As you might guess from the name, it was indeed awesome.
Less awesome were our seats, which were dizzingly high up and terribly cramped. Not being able to stretch my legs for two and a half hours with no intermission? Not fun. And I have fairly short legs.
But, physical comfort aside, it was a great show. John talked movingly about the process of writing The Fault in Our Stars (which you should read, if you haven’t yet), Hank played some of his wonderfully geeky songs, and there was a Q&A featuring Neil Gaiman and Hannah of My Drunk Kitchen.
Kimya Dawson, who I hadn’t heard of before, also performed. I loved her songs, and will definitely be checking out more of her music.
As for the Mountain Goats? Meh. I know a lot of my friends love them, but I’ve never really gotten into them. And their performance lacked the energy, the oomph, that makes live music enjoyable. I did appreciate their cover of They Might Be Giants’ “New York City”, though–and John and Hank’s awkward dancing along to it!
There were lots of funny moments throughout the night, but the best one, hands down, was during a reading from John’s novel Paper Towns. Neil Gaiman read a sentence that began, “I decided that I would actually, literally suck donkey balls…” the crowd erupted in laughter. It was pretty amazing. (If you’re curious, the context was that the character would do such a thing if it would allow him to get out of government class.)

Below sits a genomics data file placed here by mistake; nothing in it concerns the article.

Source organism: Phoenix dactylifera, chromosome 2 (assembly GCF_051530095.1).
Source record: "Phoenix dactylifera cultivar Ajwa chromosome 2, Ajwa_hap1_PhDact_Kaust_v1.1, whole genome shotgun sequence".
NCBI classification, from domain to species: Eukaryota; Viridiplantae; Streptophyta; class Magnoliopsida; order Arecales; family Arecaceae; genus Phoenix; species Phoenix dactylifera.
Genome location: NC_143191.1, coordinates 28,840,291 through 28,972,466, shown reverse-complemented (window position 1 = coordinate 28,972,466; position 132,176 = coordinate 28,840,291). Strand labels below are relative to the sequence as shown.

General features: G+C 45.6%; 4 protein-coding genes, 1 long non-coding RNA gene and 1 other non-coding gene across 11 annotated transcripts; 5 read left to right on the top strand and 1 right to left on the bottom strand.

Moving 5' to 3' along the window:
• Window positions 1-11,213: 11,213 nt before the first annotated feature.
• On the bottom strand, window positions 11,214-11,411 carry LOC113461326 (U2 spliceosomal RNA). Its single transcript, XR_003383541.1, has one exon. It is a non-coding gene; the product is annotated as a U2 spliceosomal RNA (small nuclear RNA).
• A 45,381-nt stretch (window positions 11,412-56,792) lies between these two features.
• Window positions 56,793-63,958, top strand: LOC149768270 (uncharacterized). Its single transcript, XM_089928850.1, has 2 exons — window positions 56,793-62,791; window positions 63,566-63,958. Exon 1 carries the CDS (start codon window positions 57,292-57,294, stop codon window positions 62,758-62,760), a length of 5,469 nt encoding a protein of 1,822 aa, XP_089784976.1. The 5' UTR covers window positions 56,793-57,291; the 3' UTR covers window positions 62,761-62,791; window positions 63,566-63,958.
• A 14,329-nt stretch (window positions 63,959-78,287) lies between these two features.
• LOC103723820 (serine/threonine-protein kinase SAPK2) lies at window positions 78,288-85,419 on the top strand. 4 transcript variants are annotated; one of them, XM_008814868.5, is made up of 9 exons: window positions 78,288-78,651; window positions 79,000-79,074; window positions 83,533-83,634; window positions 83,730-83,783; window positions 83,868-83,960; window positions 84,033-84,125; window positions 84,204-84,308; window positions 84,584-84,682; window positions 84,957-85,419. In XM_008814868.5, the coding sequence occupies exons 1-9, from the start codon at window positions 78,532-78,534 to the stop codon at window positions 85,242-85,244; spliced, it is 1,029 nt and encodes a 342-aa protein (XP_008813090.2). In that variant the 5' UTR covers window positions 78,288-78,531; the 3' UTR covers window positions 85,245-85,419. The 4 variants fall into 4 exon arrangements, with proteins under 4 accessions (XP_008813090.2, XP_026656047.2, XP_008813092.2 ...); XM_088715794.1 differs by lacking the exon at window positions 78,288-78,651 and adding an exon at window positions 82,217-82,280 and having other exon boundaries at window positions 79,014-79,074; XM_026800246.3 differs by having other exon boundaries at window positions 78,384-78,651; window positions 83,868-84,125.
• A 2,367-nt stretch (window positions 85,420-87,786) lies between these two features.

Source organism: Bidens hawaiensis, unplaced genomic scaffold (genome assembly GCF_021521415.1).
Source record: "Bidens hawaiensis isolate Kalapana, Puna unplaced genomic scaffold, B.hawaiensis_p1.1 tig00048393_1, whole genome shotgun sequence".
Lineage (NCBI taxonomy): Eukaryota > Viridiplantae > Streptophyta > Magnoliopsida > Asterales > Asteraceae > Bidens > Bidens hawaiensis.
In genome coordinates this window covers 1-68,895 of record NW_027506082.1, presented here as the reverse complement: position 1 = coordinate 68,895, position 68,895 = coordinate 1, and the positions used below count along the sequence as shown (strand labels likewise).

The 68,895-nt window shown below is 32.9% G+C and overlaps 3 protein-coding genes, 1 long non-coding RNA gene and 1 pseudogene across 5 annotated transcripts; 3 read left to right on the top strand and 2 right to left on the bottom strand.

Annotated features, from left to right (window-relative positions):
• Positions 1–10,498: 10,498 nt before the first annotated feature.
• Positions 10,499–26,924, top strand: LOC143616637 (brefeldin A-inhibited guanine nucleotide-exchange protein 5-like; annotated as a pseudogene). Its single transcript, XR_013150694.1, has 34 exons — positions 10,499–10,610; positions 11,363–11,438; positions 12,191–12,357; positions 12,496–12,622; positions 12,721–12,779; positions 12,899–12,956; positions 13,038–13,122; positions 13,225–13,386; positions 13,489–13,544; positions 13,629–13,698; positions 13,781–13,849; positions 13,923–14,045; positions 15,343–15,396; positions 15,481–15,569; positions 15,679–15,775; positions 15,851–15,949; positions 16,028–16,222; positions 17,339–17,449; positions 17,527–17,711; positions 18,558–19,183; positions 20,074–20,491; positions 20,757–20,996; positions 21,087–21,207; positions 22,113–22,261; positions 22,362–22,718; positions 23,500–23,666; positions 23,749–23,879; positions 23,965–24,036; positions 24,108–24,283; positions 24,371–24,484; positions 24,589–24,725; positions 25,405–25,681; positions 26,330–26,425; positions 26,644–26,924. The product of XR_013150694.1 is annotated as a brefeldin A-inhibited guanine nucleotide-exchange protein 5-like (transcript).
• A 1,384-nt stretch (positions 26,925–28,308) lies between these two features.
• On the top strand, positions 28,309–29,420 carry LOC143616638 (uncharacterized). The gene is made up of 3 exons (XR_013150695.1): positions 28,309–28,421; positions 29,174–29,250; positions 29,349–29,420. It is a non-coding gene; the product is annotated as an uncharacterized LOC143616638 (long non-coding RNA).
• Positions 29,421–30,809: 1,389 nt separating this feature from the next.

Another thing that was cool, albeit less brilliantly hilarious, was when Hank sung a song about how so many songs involve the same four chords. Funnily enough, we had heard a similar song the night before: Rob Paravonian’s Pachelbel Rant. And on the train to NY, I had listened to Axis of Awesome’s 4 Chords on my iPod. I love that kind of unexpected synchronicity.
Also enjoyable was the feeling of being surrounded by “our people,” even though they were mostly much younger than us. I appreciated the geeky style of the people around me: from multiple TARDIS hats to a Jayne hat to a handmade TFiOs jacket. We even met and exchanged brohoofs with a fellow brony, who was wearing a Dr. Whooves t-shirt.
It reminded me of one of the things I love about fashion: the ability to build community by the use of markers that represent shared interests. And it was funny to get dressed for a show at Carnegie Hall thinking not, “How can I be as glamorous as possible?” but, “How can I be as nerdy as possible?” I forgot my TARDIS earrings, but at least I did have both a t-shirt and sweatshirt featuring My Little Pony.
For those of you who didn’t make it to the show or one of its live broadcasts around the country, you can see the whole thing here: